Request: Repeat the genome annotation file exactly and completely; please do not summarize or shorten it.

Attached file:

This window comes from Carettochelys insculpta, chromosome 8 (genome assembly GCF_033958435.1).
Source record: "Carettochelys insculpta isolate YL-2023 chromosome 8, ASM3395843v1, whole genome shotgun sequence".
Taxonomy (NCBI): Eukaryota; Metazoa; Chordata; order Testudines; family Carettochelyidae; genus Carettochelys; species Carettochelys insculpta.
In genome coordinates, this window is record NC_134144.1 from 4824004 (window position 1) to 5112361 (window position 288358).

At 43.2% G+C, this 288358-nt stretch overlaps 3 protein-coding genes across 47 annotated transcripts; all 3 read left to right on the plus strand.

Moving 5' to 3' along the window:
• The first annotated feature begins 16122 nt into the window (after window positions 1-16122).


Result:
This window comes from Carettochelys insculpta, chromosome 8 (genome assembly GCF_033958435.1).
Source record: "Carettochelys insculpta isolate YL-2023 chromosome 8, ASM3395843v1, whole genome shotgun sequence".
Taxonomy (NCBI): Eukaryota; Metazoa; Chordata; order Testudines; family Carettochelyidae; genus Carettochelys; species Carettochelys insculpta.
In genome coordinates, this window is record NC_134144.1 from 4824004 (window position 1) to 5112361 (window position 288358).

At 43.2% G+C, this 288358-nt stretch overlaps 3 protein-coding genes across 47 annotated transcripts; all 3 read left to right on the plus strand.

Moving 5' to 3' along the window:
• The first annotated feature begins 16122 nt into the window (after window positions 1-16122).